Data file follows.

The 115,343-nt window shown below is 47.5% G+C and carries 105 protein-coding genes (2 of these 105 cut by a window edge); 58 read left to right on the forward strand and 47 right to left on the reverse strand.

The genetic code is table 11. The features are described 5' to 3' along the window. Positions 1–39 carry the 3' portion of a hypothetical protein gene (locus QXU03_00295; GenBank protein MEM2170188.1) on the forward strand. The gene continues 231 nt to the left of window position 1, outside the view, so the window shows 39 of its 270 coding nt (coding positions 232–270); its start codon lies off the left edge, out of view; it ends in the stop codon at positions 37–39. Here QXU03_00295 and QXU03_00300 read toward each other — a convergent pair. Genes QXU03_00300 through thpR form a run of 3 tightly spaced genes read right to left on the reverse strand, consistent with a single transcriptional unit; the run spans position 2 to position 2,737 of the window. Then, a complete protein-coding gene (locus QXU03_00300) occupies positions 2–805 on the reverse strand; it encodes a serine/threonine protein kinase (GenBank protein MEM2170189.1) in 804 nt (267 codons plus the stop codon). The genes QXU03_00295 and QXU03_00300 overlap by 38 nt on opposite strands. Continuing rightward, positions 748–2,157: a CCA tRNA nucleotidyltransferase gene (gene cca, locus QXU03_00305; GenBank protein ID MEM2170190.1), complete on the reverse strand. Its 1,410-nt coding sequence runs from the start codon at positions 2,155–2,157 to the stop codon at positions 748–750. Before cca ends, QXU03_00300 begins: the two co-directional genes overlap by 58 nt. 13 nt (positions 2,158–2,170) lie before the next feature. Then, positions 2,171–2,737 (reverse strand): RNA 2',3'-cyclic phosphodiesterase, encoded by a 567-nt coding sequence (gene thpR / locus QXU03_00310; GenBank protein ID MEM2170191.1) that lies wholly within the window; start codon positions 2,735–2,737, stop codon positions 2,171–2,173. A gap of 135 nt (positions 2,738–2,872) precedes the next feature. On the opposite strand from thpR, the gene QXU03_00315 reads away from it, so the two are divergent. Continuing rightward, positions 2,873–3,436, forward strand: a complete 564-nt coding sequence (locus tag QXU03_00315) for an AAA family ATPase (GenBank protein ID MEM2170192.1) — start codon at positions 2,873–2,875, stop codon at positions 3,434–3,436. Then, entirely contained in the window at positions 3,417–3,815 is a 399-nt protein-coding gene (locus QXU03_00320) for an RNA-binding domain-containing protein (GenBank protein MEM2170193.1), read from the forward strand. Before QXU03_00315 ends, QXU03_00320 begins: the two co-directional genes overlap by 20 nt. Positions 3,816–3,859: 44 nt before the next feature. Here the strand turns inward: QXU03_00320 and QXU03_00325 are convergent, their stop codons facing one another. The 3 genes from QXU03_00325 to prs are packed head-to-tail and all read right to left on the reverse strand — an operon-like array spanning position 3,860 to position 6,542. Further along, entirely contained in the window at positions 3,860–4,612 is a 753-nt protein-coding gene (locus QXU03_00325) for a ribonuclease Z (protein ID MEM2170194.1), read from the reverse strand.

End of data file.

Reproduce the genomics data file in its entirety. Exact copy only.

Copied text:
The 115,343-nt window shown below is 47.5% G+C and carries 105 protein-coding genes (2 of these 105 cut by a window edge); 58 read left to right on the forward strand and 47 right to left on the reverse strand.

The genetic code is table 11. The features are described 5' to 3' along the window. Positions 1–39 carry the 3' portion of a hypothetical protein gene (locus QXU03_00295; GenBank protein MEM2170188.1) on the forward strand. The gene continues 231 nt to the left of window position 1, outside the view, so the window shows 39 of its 270 coding nt (coding positions 232–270); its start codon lies off the left edge, out of view; it ends in the stop codon at positions 37–39. Here QXU03_00295 and QXU03_00300 read toward each other — a convergent pair. Genes QXU03_00300 through thpR form a run of 3 tightly spaced genes read right to left on the reverse strand, consistent with a single transcriptional unit; the run spans position 2 to position 2,737 of the window. Then, a complete protein-coding gene (locus QXU03_00300) occupies positions 2–805 on the reverse strand; it encodes a serine/threonine protein kinase (GenBank protein MEM2170189.1) in 804 nt (267 codons plus the stop codon). The genes QXU03_00295 and QXU03_00300 overlap by 38 nt on opposite strands. Continuing rightward, positions 748–2,157: a CCA tRNA nucleotidyltransferase gene (gene cca, locus QXU03_00305; GenBank protein ID MEM2170190.1), complete on the reverse strand. Its 1,410-nt coding sequence runs from the start codon at positions 2,155–2,157 to the stop codon at positions 748–750. Before cca ends, QXU03_00300 begins: the two co-directional genes overlap by 58 nt. 13 nt (positions 2,158–2,170) lie before the next feature. Then, positions 2,171–2,737 (reverse strand): RNA 2',3'-cyclic phosphodiesterase, encoded by a 567-nt coding sequence (gene thpR / locus QXU03_00310; GenBank protein ID MEM2170191.1) that lies wholly within the window; start codon positions 2,735–2,737, stop codon positions 2,171–2,173. A gap of 135 nt (positions 2,738–2,872) precedes the next feature. On the opposite strand from thpR, the gene QXU03_00315 reads away from it, so the two are divergent. Continuing rightward, positions 2,873–3,436, forward strand: a complete 564-nt coding sequence (locus tag QXU03_00315) for an AAA family ATPase (GenBank protein ID MEM2170192.1) — start codon at positions 2,873–2,875, stop codon at positions 3,434–3,436. Then, entirely contained in the window at positions 3,417–3,815 is a 399-nt protein-coding gene (locus QXU03_00320) for an RNA-binding domain-containing protein (GenBank protein MEM2170193.1), read from the forward strand. Before QXU03_00315 ends, QXU03_00320 begins: the two co-directional genes overlap by 20 nt. Positions 3,816–3,859: 44 nt before the next feature. Here the strand turns inward: QXU03_00320 and QXU03_00325 are convergent, their stop codons facing one another. The 3 genes from QXU03_00325 to prs are packed head-to-tail and all read right to left on the reverse strand — an operon-like array spanning position 3,860 to position 6,542. Further along, entirely contained in the window at positions 3,860–4,612 is a 753-nt protein-coding gene (locus QXU03_00325) for a ribonuclease Z (protein ID MEM2170194.1), read from the reverse strand.